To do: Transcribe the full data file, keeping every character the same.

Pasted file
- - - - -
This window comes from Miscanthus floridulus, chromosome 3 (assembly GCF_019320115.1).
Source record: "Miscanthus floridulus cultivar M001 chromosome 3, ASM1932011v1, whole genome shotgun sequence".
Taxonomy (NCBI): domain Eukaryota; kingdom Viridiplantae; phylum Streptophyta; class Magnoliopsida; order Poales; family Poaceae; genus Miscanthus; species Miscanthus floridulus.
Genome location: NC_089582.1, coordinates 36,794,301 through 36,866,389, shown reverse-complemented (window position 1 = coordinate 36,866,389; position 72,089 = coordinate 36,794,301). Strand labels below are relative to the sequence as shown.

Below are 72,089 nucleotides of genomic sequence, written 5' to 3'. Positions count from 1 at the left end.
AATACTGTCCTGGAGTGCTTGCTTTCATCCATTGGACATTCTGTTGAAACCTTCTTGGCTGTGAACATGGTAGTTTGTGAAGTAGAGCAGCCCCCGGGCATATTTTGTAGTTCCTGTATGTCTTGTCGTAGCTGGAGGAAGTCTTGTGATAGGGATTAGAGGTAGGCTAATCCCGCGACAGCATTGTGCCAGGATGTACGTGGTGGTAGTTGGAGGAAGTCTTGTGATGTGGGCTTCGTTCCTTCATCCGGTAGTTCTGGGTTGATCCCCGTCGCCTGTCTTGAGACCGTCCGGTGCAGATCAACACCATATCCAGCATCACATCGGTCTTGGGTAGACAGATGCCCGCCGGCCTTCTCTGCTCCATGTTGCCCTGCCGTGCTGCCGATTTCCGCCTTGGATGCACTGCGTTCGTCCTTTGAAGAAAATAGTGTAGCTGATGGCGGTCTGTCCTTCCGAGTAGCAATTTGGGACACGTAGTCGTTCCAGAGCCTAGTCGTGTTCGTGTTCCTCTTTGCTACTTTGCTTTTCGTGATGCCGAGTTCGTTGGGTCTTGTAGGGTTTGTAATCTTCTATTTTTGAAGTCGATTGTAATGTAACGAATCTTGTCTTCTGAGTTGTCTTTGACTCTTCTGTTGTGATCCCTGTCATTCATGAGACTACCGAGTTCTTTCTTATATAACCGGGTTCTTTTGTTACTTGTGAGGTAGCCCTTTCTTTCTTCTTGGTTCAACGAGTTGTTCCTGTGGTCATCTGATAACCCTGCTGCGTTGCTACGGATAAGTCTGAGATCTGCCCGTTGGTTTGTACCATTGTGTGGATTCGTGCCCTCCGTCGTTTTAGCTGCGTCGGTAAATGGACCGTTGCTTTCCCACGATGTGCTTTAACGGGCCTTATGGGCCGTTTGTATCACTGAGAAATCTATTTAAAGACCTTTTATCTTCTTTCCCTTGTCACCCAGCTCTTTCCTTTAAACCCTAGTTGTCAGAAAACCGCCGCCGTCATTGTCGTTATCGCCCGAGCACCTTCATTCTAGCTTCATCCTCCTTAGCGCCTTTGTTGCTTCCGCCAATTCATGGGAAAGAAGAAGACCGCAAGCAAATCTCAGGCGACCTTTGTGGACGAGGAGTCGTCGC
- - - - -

This window comes from Miscanthus floridulus, chromosome 3 (assembly GCF_019320115.1).
Source record: "Miscanthus floridulus cultivar M001 chromosome 3, ASM1932011v1, whole genome shotgun sequence".
Taxonomy (NCBI): domain Eukaryota; kingdom Viridiplantae; phylum Streptophyta; class Magnoliopsida; order Poales; family Poaceae; genus Miscanthus; species Miscanthus floridulus.
Genome location: NC_089582.1, coordinates 36,794,301 through 36,866,389, shown reverse-complemented (window position 1 = coordinate 36,866,389; position 72,089 = coordinate 36,794,301). Strand labels below are relative to the sequence as shown.

Below are 72,089 nucleotides of genomic sequence, written 5' to 3'. Positions count from 1 at the left end.
AATACTGTCCTGGAGTGCTTGCTTTCATCCATTGGACATTCTGTTGAAACCTTCTTGGCTGTGAACATGGTAGTTTGTGAAGTAGAGCAGCCCCCGGGCATATTTTGTAGTTCCTGTATGTCTTGTCGTAGCTGGAGGAAGTCTTGTGATAGGGATTAGAGGTAGGCTAATCCCGCGACAGCATTGTGCCAGGATGTACGTGGTGGTAGTTGGAGGAAGTCTTGTGATGTGGGCTTCGTTCCTTCATCCGGTAGTTCTGGGTTGATCCCCGTCGCCTGTCTTGAGACCGTCCGGTGCAGATCAACACCATATCCAGCATCACATCGGTCTTGGGTAGACAGATGCCCGCCGGCCTTCTCTGCTCCATGTTGCCCTGCCGTGCTGCCGATTTCCGCCTTGGATGCACTGCGTTCGTCCTTTGAAGAAAATAGTGTAGCTGATGGCGGTCTGTCCTTCCGAGTAGCAATTTGGGACACGTAGTCGTTCCAGAGCCTAGTCGTGTTCGTGTTCCTCTTTGCTACTTTGCTTTTCGTGATGCCGAGTTCGTTGGGTCTTGTAGGGTTTGTAATCTTCTATTTTTGAAGTCGATTGTAATGTAACGAATCTTGTCTTCTGAGTTGTCTTTGACTCTTCTGTTGTGATCCCTGTCATTCATGAGACTACCGAGTTCTTTCTTATATAACCGGGTTCTTTTGTTACTTGTGAGGTAGCCCTTTCTTTCTTCTTGGTTCAACGAGTTGTTCCTGTGGTCATCTGATAACCCTGCTGCGTTGCTACGGATAAGTCTGAGATCTGCCCGTTGGTTTGTACCATTGTGTGGATTCGTGCCCTCCGTCGTTTTAGCTGCGTCGGTAAATGGACCGTTGCTTTCCCACGATGTGCTTTAACGGGCCTTATGGGCCGTTTGTATCACTGAGAAATCTATTTAAAGACCTTTTATCTTCTTTCCCTTGTCACCCAGCTCTTTCCTTTAAACCCTAGTTGTCAGAAAACCGCCGCCGTCATTGTCGTTATCGCCCGAGCACCTTCATTCTAGCTTCATCCTCCTTAGCGCCTTTGTTGCTTCCGCCAATTCATGGGAAAGAAGAAGACCGCAAGCAAATCTCAGGCGACCTTTGTGGACGAGGAGTCGTCGC